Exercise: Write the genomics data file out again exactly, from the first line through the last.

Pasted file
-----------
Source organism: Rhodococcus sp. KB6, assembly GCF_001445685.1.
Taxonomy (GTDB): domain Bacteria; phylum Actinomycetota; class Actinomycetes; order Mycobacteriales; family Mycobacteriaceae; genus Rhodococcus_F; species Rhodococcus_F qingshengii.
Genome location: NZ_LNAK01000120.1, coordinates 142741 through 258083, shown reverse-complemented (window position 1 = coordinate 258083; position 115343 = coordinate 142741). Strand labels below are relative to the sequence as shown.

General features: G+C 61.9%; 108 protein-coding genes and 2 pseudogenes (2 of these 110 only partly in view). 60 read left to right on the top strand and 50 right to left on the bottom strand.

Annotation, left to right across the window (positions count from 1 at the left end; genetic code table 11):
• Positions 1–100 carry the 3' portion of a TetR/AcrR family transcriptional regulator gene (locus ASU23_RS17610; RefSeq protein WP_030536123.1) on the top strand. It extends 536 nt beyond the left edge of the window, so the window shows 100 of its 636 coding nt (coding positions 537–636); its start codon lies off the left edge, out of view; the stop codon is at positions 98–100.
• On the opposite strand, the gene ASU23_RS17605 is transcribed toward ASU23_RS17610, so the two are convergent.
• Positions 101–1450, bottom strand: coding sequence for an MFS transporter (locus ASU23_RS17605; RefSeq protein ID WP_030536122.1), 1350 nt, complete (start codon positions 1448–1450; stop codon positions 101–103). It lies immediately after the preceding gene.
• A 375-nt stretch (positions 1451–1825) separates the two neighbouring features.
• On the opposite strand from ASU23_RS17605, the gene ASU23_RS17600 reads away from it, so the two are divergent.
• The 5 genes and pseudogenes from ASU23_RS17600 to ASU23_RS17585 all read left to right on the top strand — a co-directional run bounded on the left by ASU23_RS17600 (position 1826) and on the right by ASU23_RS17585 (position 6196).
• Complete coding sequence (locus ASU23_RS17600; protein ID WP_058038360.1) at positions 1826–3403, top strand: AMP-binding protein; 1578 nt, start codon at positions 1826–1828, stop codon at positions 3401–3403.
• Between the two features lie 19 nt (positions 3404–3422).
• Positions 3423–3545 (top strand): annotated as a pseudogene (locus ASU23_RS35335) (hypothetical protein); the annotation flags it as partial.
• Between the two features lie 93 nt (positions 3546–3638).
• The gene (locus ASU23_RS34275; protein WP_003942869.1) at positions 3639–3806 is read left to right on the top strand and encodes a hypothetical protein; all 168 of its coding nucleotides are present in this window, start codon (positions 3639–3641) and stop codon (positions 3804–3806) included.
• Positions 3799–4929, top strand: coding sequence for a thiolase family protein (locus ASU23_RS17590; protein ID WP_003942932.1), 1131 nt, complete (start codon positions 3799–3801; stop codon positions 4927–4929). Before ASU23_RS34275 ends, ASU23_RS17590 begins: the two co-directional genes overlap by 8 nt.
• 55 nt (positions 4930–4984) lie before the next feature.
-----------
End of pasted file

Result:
Source organism: Rhodococcus sp. KB6, assembly GCF_001445685.1.
Taxonomy (GTDB): domain Bacteria; phylum Actinomycetota; class Actinomycetes; order Mycobacteriales; family Mycobacteriaceae; genus Rhodococcus_F; species Rhodococcus_F qingshengii.
Genome location: NZ_LNAK01000120.1, coordinates 142741 through 258083, shown reverse-complemented (window position 1 = coordinate 258083; position 115343 = coordinate 142741). Strand labels below are relative to the sequence as shown.

General features: G+C 61.9%; 108 protein-coding genes and 2 pseudogenes (2 of these 110 only partly in view). 60 read left to right on the top strand and 50 right to left on the bottom strand.

Annotation, left to right across the window (positions count from 1 at the left end; genetic code table 11):
• Positions 1–100 carry the 3' portion of a TetR/AcrR family transcriptional regulator gene (locus ASU23_RS17610; RefSeq protein WP_030536123.1) on the top strand. It extends 536 nt beyond the left edge of the window, so the window shows 100 of its 636 coding nt (coding positions 537–636); its start codon lies off the left edge, out of view; the stop codon is at positions 98–100.
• On the opposite strand, the gene ASU23_RS17605 is transcribed toward ASU23_RS17610, so the two are convergent.
• Positions 101–1450, bottom strand: coding sequence for an MFS transporter (locus ASU23_RS17605; RefSeq protein ID WP_030536122.1), 1350 nt, complete (start codon positions 1448–1450; stop codon positions 101–103). It lies immediately after the preceding gene.
• A 375-nt stretch (positions 1451–1825) separates the two neighbouring features.
• On the opposite strand from ASU23_RS17605, the gene ASU23_RS17600 reads away from it, so the two are divergent.
• The 5 genes and pseudogenes from ASU23_RS17600 to ASU23_RS17585 all read left to right on the top strand — a co-directional run bounded on the left by ASU23_RS17600 (position 1826) and on the right by ASU23_RS17585 (position 6196).
• Complete coding sequence (locus ASU23_RS17600; protein ID WP_058038360.1) at positions 1826–3403, top strand: AMP-binding protein; 1578 nt, start codon at positions 1826–1828, stop codon at positions 3401–3403.
• Between the two features lie 19 nt (positions 3404–3422).
• Positions 3423–3545 (top strand): annotated as a pseudogene (locus ASU23_RS35335) (hypothetical protein); the annotation flags it as partial.
• Between the two features lie 93 nt (positions 3546–3638).
• The gene (locus ASU23_RS34275; protein WP_003942869.1) at positions 3639–3806 is read left to right on the top strand and encodes a hypothetical protein; all 168 of its coding nucleotides are present in this window, start codon (positions 3639–3641) and stop codon (positions 3804–3806) included.
• Positions 3799–4929, top strand: coding sequence for a thiolase family protein (locus ASU23_RS17590; protein ID WP_003942932.1), 1131 nt, complete (start codon positions 3799–3801; stop codon positions 4927–4929). Before ASU23_RS34275 ends, ASU23_RS17590 begins: the two co-directional genes overlap by 8 nt.
• 55 nt (positions 4930–4984) lie before the next feature.